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Practical World True News Magazine

L.A. Chronicles : Federal officials in L.A. arrest 12 as part of sweep targeting 'spice'

Federal officials in L.A. arrest 12 as part of sweep targeting 'spice'.



Federal drug officials in Los Angeles have made a dozen arrests in recent days as part of a national sweep targeting popular synthetic narcotics often referred to as "spice."
In all, 151 people in 16 states were arrested in the operation, according to a statement from the Drug Enforcement Agency, which headed the effort. Agents seized more than 6,500 pounds of the drugs and $15 million.
The investigations conducted in and around Los Angeles focused on three groups of men and women accused of manufacturing and selling the drugs.
Of the dozen people arrested so far, 10 pleaded not guilty Wednesday in U.S. District Court downtown, the U.S. attorney's office said in a statement. Two others were scheduled to be arraigned Thursday afternoon and a few more suspects remain at large, according to the statement.
The arrests underscore the growing concern over these types of drugs, which use chemicals produced in laboratories to mimic the high achieved from marijuana. The chemicals are typically mixed with a liquid solvent such as acetone and then sprayed onto dried leaves.
Packaged in colorful pouches and given names like "Crazy Monkey," "Mad Hatter" and "Scoobie Snax," the drugs have been widely available online and at pot stores. Though officials have increasingly cracked down on the drugs in recent years, producers and sellers have tried to stay a step ahead by tweaking the makeup of the chemicals enough to keep the products legal.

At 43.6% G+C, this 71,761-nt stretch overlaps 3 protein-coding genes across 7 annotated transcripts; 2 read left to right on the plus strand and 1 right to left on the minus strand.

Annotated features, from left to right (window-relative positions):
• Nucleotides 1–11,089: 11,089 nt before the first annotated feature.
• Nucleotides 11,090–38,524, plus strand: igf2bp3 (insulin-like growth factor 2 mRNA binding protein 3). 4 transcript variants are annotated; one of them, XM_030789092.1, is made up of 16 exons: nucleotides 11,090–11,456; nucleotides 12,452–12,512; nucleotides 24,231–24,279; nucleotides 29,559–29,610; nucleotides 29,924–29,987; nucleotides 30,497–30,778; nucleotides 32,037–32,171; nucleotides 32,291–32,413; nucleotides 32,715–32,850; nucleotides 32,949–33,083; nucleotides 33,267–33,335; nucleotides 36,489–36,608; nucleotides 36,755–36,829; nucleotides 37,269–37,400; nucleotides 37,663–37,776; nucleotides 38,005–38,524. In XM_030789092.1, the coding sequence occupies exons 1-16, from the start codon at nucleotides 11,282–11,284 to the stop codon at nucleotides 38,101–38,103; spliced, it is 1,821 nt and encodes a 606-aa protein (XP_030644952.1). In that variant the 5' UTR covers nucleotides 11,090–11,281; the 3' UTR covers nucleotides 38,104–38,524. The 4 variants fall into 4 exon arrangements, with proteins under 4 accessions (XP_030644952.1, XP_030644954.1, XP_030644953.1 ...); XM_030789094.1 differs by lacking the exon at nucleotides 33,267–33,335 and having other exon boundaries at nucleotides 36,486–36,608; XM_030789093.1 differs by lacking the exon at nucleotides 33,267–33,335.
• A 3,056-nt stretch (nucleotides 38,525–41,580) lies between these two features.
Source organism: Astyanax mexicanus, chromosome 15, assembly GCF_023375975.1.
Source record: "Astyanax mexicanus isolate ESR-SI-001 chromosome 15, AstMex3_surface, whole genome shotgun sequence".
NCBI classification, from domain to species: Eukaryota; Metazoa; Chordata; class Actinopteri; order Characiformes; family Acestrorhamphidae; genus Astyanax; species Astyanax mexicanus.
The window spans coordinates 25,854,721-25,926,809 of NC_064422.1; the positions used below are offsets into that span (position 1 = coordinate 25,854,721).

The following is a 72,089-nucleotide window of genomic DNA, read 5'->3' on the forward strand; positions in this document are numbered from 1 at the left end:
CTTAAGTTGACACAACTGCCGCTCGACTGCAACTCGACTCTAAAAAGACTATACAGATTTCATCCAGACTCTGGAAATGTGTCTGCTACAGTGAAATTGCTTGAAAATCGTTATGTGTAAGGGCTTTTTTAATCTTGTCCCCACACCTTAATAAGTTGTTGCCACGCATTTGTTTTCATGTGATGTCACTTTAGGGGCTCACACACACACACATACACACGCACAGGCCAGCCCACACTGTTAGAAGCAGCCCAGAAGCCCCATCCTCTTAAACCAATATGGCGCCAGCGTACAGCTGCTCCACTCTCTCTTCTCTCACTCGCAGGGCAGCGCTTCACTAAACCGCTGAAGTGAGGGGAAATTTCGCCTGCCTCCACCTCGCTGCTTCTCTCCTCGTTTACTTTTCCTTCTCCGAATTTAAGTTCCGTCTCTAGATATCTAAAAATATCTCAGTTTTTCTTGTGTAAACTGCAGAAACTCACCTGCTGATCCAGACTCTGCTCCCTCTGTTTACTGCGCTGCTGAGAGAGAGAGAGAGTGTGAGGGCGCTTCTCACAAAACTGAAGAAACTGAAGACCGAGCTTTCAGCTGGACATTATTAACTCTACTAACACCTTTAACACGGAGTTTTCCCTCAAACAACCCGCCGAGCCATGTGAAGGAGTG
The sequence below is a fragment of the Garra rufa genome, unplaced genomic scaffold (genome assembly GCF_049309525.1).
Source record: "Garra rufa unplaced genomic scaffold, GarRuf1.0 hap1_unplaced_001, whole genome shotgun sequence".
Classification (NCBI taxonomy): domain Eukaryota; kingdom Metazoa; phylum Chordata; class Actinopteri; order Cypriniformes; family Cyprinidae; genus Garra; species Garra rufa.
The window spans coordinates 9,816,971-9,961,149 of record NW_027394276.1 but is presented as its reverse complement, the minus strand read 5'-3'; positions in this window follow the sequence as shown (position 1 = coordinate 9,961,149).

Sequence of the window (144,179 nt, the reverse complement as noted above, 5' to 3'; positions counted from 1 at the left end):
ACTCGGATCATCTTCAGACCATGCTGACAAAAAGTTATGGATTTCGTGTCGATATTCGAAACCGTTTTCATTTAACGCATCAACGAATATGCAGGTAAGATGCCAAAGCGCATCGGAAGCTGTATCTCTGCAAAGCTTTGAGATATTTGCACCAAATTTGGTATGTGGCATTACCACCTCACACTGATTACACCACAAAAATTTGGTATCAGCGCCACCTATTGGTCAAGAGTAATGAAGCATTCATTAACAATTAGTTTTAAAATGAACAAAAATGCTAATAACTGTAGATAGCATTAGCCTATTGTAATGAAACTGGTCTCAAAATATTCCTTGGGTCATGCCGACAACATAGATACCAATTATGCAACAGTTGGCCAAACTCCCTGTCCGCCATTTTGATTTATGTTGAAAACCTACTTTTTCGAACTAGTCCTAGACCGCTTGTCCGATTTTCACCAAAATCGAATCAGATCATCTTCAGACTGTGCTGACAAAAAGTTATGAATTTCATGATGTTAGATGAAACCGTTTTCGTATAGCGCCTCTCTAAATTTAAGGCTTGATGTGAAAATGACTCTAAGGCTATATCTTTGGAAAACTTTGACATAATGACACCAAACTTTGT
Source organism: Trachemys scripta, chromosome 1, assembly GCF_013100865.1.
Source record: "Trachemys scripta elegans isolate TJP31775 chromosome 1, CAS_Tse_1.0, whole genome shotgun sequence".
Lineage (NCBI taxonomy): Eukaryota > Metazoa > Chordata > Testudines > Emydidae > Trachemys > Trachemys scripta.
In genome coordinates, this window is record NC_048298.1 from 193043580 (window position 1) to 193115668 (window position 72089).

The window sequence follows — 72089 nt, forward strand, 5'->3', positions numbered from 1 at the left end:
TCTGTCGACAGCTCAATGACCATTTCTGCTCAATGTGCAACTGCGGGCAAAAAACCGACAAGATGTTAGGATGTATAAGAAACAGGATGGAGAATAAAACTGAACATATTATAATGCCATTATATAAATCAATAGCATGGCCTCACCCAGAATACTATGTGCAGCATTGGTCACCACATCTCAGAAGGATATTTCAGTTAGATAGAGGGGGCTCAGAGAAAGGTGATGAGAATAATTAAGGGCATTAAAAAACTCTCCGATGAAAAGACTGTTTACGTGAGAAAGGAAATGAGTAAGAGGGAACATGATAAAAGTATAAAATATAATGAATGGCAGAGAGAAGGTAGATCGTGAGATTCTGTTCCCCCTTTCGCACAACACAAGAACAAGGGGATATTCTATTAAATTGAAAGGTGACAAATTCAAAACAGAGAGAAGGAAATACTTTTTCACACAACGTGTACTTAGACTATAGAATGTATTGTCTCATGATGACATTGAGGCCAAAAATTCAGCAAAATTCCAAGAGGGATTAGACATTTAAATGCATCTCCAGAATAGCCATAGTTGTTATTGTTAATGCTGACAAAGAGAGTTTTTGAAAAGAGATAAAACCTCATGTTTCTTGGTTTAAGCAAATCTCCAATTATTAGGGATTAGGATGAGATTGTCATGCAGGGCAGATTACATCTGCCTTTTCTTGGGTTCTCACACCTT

In an example of how these synthetic drugs have existed in a murky area of the law, one of the men arrested this week did not try to conceal his alleged manufacturing and sales operation but instead applied for trademarks on the names of several of his products, prosecutors said in court papers.
In announcing the arrests Thursday, federal officials said distributors deliberately target teens and bill the drugs as safe alternatives to marijuana and other narcotics.
"These are extremely dangerous drugs, despite being falsely marketed to youth as being a 'safe' alternative," said Eileen Decker, the U.S. attorney in Los Angeles. "The often unknown and constantly changing chemicals in these drugs can have unpredictable and devastating effects on users."
In court papers, prosecutors laid out details of the alleged operations broken up in the Los Angeles area.
A 34-year-old man from Glendale, Faisal Iqbal, is suspected of being at the center of a group of family members and associates who set up shop in the skid row area of downtown Los Angeles.
Iqbal is accused of paying unnamed sellers at least $75,000 over several months in 2011 and 2012 for dozens of kilograms of two chemicals commonly used in the synthetic drugs. Operating out of rented facilities on Wall Street and East 4th Street, Iqbal and others then manufactured, packaged and sold the drugs, with a kilogram going for about $1,750, according to allegations in court records.
Iqbal and others are also accused of trying to hide profits from drug sales. In 2011, Iqbal is alleged to have surreptitiously funneled $500,000 from bank accounts in the U.S. to one in Pakistan. And he and others routinely made deposits and withdrawals smaller than $10,000 to avoid triggering scrutiny from banking officials, authorities said.
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